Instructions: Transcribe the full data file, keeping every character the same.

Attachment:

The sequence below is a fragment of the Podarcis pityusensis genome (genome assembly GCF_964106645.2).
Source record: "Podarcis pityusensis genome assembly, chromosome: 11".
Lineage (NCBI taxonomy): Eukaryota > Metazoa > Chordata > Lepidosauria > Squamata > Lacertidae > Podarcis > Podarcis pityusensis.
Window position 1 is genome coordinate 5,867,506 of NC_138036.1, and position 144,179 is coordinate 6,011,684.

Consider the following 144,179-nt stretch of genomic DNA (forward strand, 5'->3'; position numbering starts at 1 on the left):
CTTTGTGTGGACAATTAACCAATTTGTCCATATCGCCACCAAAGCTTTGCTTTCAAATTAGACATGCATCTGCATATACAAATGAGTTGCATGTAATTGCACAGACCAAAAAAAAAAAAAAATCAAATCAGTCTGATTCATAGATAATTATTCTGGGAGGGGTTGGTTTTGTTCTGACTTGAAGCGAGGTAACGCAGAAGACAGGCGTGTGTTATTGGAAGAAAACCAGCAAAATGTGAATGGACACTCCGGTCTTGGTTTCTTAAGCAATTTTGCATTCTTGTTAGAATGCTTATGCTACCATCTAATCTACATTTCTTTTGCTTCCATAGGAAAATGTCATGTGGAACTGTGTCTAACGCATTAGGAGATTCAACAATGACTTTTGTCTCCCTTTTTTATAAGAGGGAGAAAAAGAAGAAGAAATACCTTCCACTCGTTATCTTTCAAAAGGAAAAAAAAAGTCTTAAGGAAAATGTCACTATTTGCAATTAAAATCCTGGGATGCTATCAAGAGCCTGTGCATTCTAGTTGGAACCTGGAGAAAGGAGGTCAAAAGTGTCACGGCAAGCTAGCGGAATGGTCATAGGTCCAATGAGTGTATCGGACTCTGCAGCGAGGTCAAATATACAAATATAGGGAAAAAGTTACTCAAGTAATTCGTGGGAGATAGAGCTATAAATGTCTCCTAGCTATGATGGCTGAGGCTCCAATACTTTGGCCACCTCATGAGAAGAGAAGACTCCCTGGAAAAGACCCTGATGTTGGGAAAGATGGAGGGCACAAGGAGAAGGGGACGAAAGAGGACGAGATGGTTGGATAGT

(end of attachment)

The sequence below is a fragment of the Podarcis pityusensis genome (genome assembly GCF_964106645.2).
Source record: "Podarcis pityusensis genome assembly, chromosome: 11".
Lineage (NCBI taxonomy): Eukaryota > Metazoa > Chordata > Lepidosauria > Squamata > Lacertidae > Podarcis > Podarcis pityusensis.
Window position 1 is genome coordinate 5,867,506 of NC_138036.1, and position 144,179 is coordinate 6,011,684.

Consider the following 144,179-nt stretch of genomic DNA (forward strand, 5'->3'; position numbering starts at 1 on the left):
CTTTGTGTGGACAATTAACCAATTTGTCCATATCGCCACCAAAGCTTTGCTTTCAAATTAGACATGCATCTGCATATACAAATGAGTTGCATGTAATTGCACAGACCAAAAAAAAAAAAAAATCAAATCAGTCTGATTCATAGATAATTATTCTGGGAGGGGTTGGTTTTGTTCTGACTTGAAGCGAGGTAACGCAGAAGACAGGCGTGTGTTATTGGAAGAAAACCAGCAAAATGTGAATGGACACTCCGGTCTTGGTTTCTTAAGCAATTTTGCATTCTTGTTAGAATGCTTATGCTACCATCTAATCTACATTTCTTTTGCTTCCATAGGAAAATGTCATGTGGAACTGTGTCTAACGCATTAGGAGATTCAACAATGACTTTTGTCTCCCTTTTTTATAAGAGGGAGAAAAAGAAGAAGAAATACCTTCCACTCGTTATCTTTCAAAAGGAAAAAAAAAGTCTTAAGGAAAATGTCACTATTTGCAATTAAAATCCTGGGATGCTATCAAGAGCCTGTGCATTCTAGTTGGAACCTGGAGAAAGGAGGTCAAAAGTGTCACGGCAAGCTAGCGGAATGGTCATAGGTCCAATGAGTGTATCGGACTCTGCAGCGAGGTCAAATATACAAATATAGGGAAAAAGTTACTCAAGTAATTCGTGGGAGATAGAGCTATAAATGTCTCCTAGCTATGATGGCTGAGGCTCCAATACTTTGGCCACCTCATGAGAAGAGAAGACTCCCTGGAAAAGACCCTGATGTTGGGAAAGATGGAGGGCACAAGGAGAAGGGGACGAAAGAGGACGAGATGGTTGGATAGT